- Personality and cognitive profiles of a general synesthetic trait
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- Faculty of Social and Behavioural Sciences (FMG)
- Psychology Research Institute (PsyRes)
The recent sharp increase in studies on synesthesia has taught us a lot about this fascinating condition. Still, while we define synesthesia as 'the mixing of senses', the great majority of synesthesia studies focus on only one synesthesia type (in particular grapheme-color synesthesia). In this study, a large group of subjects are tested on the presence or absence of different types of synesthesia. Efforts to recruit a representative sample of the Dutch population, not related to or aware of synesthesia as a research topic, helped counter a selection bias or a self-report bias in our subject group. A sharp increase in synesthesia prevalence was found, at least partially due to including many different types of synesthesia in the synesthesia 'diagnoses'. The five synesthesia types reported in the Novich et al (2011) study were obtained; Colored Sequences, Colored Music, Colored Sensations, Spatial Sequences, Non-Visual Sequelae, as well as an additional synesthesia type, Sequence-Personality. No differences were found between synesthetes and non-synesthetes in education level, handedness, age, and sex. The synesthetes showed increased intelligence as compared with matched non-synesthetes. This was a general effect rather than bound to a specific cognitive domain or to a specific (synesthesia-type to stimulus-material) relationship. The expected effect of increased "Openness" in synesthetes was obtained, as well as two unexpected effects in personality traits (increased "Neuroticism" and decreased "Conscientiousness"). We also found increased "Emotionality" (experiencing emotions) and increased "Fantasizing", but synesthetes did not differ in cognitive appraisal of emotions (identifying/analyzing/verbalizing of emotions). The personality and cognitive characteristics were found related to having synesthesia (in general) rather then to particular synesthesia subtypes. This supports the existence of a general synesthetic 'trait', over the notion of relatively independent 'types' of synesthesia. In further support, exploratory analyses showed that a measurement of synesthetic strength (number of subtypes of synesthesia) correlates with stronger findings (increased "Openness", "Fantasizing", and "Emotionality", and decreased "Conscientiousness"). In conclusion, results are in line with the notion of a general synesthetic 'trait', and this synesthetic trait is associated with particular personality traits and cognitive characteristics.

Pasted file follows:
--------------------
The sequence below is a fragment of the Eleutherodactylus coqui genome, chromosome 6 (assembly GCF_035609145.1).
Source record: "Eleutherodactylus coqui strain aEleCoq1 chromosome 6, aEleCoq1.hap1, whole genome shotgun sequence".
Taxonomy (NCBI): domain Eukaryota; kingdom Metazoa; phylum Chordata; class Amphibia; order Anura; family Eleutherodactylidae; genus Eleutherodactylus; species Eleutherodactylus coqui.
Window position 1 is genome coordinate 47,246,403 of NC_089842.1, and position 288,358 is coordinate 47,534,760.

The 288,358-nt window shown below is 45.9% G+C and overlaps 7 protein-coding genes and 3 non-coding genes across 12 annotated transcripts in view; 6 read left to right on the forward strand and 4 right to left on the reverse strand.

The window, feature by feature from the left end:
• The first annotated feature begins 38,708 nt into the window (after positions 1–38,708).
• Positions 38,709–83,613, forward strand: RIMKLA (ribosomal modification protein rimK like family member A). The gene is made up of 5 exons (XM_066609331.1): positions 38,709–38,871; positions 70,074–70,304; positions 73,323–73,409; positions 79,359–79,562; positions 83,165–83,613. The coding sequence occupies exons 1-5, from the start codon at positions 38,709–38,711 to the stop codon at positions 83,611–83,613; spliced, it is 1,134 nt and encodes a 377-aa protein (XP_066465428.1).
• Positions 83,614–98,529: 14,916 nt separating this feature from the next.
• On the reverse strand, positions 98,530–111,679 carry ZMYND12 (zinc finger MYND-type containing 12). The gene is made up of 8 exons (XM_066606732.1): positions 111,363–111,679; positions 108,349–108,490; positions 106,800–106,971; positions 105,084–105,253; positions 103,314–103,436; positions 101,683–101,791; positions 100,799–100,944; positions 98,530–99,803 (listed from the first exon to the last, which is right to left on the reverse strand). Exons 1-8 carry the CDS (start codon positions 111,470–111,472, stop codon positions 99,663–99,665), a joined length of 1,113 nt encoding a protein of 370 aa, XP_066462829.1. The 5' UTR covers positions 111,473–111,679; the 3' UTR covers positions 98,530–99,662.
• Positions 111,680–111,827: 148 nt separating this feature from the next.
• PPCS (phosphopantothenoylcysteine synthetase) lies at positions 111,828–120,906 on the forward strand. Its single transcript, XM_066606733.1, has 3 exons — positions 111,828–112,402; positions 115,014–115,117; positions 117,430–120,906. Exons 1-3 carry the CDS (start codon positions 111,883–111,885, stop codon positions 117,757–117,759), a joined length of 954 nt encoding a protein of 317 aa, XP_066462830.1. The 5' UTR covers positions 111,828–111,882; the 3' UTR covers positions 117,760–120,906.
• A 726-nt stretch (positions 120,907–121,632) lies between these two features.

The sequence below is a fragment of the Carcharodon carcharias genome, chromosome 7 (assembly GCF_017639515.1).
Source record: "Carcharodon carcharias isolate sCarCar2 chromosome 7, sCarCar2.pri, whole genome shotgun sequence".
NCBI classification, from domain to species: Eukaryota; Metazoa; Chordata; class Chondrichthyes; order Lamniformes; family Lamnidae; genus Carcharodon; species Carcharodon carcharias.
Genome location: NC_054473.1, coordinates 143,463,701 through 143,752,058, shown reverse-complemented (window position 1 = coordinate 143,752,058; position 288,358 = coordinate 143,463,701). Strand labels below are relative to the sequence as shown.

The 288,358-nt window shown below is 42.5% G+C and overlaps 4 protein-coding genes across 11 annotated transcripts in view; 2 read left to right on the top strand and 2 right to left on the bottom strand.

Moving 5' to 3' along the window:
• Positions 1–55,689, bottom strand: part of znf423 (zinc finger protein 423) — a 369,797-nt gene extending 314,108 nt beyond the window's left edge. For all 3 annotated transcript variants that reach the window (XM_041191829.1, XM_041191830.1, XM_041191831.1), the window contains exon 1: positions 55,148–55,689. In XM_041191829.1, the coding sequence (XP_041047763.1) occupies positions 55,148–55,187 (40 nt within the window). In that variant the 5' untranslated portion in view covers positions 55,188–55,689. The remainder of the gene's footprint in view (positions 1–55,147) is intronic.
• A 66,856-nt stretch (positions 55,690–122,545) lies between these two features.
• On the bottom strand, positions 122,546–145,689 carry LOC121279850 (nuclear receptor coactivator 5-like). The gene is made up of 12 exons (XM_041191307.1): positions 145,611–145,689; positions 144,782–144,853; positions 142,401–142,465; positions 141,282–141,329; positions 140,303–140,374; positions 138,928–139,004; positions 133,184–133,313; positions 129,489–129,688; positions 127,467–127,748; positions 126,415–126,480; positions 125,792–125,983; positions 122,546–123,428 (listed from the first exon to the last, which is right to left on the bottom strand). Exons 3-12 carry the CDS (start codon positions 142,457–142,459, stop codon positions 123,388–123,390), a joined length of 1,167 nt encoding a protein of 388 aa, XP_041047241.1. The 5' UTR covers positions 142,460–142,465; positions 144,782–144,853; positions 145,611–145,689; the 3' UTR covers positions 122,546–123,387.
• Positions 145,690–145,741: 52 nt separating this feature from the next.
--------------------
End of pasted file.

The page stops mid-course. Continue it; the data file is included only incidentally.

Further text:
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- Copyright © 2016. Published by Elsevier Ltd.
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